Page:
It wouldn’t be summer if I didn’t dedicate a post to the garden at my Mum’s now, would it?
We moved into that house when I was 17. Jason and I drank tea in the kitchen there after our first date (to a local Italian restaurant, he ate risotto and pannacotta, I ate salad because I was 18 and felt that was what I should do on a date, HA!), an acceptance letter from the dance school I’d trained my way towards for a decade came tumbling through that letterbox (I got halfway through reading the first sentence of said letter, then promptly burst into tears and screamed myself hoarse in joy!) and some of our most treasured family memories took place within those four walls.
And yet, despite how special the house itself is, it’s the garden at Mum’s I love the most of all. I love the sunken patio and how the garden itself slopes up and away from the house. I love the fact that, when the grass is long, you can see the track the cats follow as they cut a path up the garden. I love the twisted lilac tree branches that bloom for the briefest moment each spring, and the shushing noise the big tree makes in the wind. And mostly, I love the silly, insignificant memories attached to that beautiful outdoor space- like the time I hung tealights from branches when my Mum, Grandma and I sat out late one summer evening, and peace turned to drama when a tealight set fire to the bay tree, and the competition we all once had of who could spit cherry pips farthest down the length of the garden. The many, many glasses of Pimms drunk, and parties held, and meals eaten al fresco.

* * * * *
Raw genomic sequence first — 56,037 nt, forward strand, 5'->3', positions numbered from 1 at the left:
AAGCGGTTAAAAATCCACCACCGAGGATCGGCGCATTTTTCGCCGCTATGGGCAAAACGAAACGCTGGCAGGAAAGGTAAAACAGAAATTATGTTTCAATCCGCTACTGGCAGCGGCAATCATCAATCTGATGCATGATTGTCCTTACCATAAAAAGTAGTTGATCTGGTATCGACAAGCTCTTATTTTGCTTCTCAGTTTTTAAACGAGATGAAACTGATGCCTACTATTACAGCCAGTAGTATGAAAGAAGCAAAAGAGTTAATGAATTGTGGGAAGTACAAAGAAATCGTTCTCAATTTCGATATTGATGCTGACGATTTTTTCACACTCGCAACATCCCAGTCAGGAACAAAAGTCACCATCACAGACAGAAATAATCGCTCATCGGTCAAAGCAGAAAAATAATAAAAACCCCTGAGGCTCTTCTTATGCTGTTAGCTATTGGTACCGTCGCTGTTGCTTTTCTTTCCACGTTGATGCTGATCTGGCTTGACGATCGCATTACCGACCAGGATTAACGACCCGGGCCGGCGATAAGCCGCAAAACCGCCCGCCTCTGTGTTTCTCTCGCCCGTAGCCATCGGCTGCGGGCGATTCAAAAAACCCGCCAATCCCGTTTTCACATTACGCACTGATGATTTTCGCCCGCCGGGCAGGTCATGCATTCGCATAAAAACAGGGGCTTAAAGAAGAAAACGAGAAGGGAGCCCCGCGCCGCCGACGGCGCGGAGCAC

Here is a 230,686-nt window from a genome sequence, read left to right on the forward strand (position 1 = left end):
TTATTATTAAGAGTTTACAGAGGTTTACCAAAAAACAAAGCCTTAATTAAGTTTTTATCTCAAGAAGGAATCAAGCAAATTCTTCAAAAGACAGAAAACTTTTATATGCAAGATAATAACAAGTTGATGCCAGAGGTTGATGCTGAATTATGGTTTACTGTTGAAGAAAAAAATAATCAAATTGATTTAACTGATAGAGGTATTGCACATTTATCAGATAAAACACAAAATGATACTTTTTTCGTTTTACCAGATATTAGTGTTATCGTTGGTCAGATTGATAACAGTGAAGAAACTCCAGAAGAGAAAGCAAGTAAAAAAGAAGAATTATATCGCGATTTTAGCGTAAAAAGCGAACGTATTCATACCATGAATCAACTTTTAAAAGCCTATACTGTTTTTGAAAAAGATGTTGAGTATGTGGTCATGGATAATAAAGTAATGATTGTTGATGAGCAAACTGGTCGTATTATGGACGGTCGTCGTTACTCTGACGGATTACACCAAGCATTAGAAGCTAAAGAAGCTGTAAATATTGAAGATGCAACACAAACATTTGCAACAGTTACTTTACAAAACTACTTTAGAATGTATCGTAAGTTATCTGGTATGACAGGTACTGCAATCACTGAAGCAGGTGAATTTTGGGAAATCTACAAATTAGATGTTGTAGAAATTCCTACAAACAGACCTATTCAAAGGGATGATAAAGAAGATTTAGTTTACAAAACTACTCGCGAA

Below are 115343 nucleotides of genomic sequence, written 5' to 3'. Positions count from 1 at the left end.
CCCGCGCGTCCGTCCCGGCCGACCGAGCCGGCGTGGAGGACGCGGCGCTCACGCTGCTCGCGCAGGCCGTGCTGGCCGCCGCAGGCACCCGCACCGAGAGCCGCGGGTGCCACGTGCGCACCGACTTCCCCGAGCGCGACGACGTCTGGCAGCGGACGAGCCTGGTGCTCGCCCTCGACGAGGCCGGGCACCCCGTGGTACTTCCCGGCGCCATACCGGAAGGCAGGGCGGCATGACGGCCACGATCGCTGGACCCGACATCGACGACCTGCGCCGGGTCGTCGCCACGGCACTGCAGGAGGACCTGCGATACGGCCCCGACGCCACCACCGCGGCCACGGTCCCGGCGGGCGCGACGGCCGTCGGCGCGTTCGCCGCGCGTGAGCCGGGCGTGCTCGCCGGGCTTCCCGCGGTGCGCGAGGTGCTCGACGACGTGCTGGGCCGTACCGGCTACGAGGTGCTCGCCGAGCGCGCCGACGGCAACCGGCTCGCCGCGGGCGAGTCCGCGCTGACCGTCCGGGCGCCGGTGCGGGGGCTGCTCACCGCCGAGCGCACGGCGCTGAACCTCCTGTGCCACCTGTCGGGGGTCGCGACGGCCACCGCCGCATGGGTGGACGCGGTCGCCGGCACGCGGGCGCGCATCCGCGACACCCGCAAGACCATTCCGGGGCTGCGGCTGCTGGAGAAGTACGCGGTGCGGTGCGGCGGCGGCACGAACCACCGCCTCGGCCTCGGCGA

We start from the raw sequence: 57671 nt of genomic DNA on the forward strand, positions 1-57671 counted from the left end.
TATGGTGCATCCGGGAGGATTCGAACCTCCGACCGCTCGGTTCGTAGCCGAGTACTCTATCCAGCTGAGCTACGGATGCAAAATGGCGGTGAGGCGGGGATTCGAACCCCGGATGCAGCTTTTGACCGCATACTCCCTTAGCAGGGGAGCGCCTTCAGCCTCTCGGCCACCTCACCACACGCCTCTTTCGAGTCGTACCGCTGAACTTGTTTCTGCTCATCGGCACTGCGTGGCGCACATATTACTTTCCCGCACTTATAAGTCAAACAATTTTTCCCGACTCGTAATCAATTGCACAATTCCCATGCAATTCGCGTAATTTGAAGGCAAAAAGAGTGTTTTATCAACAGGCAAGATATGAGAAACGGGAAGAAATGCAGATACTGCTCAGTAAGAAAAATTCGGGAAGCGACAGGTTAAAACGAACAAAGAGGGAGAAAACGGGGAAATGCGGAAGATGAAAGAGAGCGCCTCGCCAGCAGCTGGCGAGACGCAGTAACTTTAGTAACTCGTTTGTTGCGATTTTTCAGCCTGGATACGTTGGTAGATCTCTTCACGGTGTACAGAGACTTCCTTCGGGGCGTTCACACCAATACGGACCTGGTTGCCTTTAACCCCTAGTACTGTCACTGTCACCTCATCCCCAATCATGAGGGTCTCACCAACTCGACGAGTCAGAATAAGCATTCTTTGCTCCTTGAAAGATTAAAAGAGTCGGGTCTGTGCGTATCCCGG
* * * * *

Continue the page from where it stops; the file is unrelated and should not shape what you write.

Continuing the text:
We gathered in the garden last Sunday evening for dinner. My sister is busy revising for her final few GCSEs and stressed beyond belief, so we left her to her frantic highlighting and scribbling and paperwork-shuffling and sat outside drinking cider instead. Mum cooked duck with bay leaves and juniper and roasted new potatoes and threw together a couple of different salads, whilst I pottered around twirling in my dress (it begs to be twirled in, what can I say!) and taking photos of bees and things.
Then, as if the evening couldn’t get any more perfect, a cheese board was produced as if by magic after we’d finished our duck, featuring a wedge of brie so runny and ripe it looked as though it’d spend the afternoon in a sauna. It was heaven.
Here’s to another hazy summer spent making memories in the most perfect little garden that ever was